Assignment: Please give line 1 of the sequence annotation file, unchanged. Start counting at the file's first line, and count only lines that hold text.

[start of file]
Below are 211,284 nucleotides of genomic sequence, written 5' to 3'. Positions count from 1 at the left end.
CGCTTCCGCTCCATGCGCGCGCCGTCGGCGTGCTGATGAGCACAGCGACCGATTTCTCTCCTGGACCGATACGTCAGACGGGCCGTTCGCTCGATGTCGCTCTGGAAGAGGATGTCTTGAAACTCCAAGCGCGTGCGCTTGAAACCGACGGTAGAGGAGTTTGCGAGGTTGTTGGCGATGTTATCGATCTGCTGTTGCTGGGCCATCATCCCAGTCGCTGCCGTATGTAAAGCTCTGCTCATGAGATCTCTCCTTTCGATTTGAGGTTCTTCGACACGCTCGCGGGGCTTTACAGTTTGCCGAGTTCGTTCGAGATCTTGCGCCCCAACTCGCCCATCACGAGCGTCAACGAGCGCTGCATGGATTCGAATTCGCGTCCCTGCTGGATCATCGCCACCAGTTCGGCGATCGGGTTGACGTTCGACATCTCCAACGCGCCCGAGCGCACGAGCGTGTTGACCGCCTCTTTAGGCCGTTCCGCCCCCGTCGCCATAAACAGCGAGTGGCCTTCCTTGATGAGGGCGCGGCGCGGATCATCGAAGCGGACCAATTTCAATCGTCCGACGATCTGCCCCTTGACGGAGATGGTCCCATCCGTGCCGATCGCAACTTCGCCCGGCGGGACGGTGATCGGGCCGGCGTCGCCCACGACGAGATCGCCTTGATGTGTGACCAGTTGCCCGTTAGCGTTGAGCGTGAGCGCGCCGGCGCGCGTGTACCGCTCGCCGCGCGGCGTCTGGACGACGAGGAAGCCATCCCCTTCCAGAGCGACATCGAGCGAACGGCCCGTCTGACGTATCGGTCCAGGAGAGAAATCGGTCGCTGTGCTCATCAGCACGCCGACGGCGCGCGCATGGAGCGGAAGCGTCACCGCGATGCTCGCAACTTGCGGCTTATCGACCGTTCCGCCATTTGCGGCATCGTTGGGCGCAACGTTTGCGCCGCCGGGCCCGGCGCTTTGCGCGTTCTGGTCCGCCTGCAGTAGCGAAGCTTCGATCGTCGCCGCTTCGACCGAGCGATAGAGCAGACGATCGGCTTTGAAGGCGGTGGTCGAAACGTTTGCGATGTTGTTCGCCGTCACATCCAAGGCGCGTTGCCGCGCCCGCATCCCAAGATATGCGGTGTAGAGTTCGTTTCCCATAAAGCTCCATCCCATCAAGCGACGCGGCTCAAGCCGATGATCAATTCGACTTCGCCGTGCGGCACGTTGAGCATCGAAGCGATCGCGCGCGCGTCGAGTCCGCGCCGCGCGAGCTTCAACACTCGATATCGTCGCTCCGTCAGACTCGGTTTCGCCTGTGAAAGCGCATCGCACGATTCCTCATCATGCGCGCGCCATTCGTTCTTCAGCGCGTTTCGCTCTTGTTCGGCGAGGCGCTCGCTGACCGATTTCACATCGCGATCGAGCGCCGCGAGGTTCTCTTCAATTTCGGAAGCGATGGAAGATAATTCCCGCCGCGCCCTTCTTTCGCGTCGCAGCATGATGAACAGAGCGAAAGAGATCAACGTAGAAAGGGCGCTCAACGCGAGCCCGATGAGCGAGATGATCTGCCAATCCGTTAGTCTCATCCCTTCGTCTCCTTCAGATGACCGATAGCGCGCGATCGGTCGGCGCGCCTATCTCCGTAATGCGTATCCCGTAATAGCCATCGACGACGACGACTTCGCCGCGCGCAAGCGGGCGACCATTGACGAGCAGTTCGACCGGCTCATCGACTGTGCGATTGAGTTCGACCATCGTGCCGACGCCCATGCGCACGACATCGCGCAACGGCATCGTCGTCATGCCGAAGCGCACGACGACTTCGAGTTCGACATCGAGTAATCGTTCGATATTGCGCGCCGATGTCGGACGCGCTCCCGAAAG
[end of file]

Below are 211,284 nucleotides of genomic sequence, written 5' to 3'. Positions count from 1 at the left end.